The Pensions Regulator (TPR) has warned that governance and administration standards are still lacking across the Local Government Pension Scheme (LGPS).
Speaking at the Pensions and Lifetime Savings Association's local authority conference today, senior representatives from the watchdog said governance patterns in the public sector are very similar to the private sector, such as larger schemes tend to be better governed than smaller ones.
It comes as the regulator is looking to raise standards across both sectors, and is increasing its front-line regulation. Its focus for public sector schemes will be on 21st century governance, record-keeping, internal controls and member communications.
Policy lead Nick Gannon said now that TPR has secured additional resources internally, it will look to do more face to face communication with the LGPS funds.
He also said the watchdog expects to issue more Section 89 regulatory intervention reports against public sector schemes. It used this power earlier in the year to take action when three local authorities and 40 schools failed to submit information to the Teachers' Pension Scheme.
The regulator has concerns after its recent survey of public sector schemes showed while the majority (83%) of LGPS funds had done a data audit, very few took any action on issues with just 23% having improvement plans in place.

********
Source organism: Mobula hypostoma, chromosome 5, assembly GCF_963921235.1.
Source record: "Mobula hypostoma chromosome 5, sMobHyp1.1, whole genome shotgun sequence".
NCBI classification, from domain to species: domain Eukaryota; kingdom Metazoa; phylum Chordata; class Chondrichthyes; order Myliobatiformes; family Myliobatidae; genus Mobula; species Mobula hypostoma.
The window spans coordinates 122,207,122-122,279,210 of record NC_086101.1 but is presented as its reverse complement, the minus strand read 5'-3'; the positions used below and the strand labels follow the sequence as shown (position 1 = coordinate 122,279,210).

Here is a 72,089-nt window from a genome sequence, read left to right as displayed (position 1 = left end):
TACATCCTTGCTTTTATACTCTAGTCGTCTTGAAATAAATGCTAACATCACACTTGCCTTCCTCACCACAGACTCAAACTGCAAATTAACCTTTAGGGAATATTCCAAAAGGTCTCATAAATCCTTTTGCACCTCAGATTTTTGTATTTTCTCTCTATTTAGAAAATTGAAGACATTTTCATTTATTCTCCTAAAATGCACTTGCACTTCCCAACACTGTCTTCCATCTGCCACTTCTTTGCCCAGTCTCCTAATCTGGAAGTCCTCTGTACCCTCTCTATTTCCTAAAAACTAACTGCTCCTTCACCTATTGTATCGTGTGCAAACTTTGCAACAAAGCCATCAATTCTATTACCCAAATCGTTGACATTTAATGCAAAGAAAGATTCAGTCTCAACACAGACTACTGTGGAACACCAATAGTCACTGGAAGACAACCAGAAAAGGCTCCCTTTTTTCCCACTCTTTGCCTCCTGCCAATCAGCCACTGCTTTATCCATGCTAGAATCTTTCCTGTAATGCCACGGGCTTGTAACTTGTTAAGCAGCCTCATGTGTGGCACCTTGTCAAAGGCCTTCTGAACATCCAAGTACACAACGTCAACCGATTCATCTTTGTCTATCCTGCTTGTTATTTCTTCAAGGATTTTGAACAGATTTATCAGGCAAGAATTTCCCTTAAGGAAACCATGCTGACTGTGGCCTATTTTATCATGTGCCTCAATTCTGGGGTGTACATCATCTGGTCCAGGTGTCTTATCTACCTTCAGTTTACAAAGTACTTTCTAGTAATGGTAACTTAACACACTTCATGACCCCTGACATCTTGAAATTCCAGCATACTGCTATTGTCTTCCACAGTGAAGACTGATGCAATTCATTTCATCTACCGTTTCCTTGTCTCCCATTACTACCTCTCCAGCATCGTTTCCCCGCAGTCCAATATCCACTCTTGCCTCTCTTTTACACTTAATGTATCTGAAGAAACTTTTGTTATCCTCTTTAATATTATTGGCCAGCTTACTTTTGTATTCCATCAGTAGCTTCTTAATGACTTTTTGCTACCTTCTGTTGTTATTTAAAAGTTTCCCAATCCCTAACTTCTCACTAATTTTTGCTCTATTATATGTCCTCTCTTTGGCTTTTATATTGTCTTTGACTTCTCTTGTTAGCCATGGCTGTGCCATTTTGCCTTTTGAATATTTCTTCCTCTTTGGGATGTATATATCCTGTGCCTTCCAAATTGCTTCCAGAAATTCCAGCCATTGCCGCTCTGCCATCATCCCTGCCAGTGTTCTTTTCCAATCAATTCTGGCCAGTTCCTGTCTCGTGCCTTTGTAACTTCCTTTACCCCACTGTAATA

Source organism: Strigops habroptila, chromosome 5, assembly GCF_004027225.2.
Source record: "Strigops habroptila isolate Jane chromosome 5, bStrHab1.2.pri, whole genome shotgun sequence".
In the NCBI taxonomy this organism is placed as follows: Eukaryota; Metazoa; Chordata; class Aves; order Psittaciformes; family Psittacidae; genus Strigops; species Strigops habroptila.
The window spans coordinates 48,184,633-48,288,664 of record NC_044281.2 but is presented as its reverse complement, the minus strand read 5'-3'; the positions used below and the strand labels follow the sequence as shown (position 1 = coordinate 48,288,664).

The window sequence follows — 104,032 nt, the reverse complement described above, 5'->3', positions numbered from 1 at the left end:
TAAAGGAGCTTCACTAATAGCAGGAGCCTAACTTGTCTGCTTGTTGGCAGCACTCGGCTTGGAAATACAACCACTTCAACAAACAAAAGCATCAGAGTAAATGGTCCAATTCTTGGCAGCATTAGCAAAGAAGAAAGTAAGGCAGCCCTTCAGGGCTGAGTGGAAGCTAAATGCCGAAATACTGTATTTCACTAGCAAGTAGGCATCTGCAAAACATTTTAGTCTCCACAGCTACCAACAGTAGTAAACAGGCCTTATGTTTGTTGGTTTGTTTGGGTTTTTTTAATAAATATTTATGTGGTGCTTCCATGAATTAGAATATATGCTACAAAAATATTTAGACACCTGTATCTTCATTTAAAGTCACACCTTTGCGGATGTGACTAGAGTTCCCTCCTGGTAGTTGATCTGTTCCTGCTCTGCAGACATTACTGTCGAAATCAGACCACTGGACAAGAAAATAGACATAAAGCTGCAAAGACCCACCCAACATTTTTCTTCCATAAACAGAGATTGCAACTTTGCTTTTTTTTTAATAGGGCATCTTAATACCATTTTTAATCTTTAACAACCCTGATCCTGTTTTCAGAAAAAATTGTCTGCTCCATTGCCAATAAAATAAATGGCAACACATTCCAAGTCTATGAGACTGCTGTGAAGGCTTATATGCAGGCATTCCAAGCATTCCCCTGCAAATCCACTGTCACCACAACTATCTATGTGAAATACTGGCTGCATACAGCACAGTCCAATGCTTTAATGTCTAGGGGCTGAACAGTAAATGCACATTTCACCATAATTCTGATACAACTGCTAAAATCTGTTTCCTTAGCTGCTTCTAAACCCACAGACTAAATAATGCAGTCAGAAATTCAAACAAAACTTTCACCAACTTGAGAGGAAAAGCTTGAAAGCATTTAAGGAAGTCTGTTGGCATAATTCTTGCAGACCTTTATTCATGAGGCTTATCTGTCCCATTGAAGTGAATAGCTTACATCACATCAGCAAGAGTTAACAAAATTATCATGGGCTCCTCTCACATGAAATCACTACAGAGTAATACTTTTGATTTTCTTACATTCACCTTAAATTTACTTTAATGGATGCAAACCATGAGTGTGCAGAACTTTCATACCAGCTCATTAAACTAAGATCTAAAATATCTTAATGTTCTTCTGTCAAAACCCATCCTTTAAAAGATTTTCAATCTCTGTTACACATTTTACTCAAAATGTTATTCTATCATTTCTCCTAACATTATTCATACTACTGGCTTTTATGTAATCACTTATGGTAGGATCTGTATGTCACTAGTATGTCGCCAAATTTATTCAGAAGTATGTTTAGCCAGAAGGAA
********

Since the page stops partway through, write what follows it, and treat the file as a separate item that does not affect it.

Speaking on a governance panel this morning, head of policy Fiona Frobisher said there is a clear need for progress:
"Of the improvement plans we've seen across the public sector, some of those aren't great either. So it's about getting something that's more meaningful rather than just going through the process.
"To get governance right, local authority schemes should be giving administration the focus it needs, making sure it's at the top of agenda, and given sufficient time and resource to be looked at properly."
Frobisher added the watchdog is looking to make the standards it expects of public sector schemes much clearer, admitting the Code of Practice 14 at around 70 pages long is "massive".
"It's great if you have time to read it all, but I accept people might not have the time."
"Where the training is left to the individual member, we think that's poor. The minimum standard should be the chair doing some kind of annual review of skills and gaps, and helps to work out a programme on training across the board."
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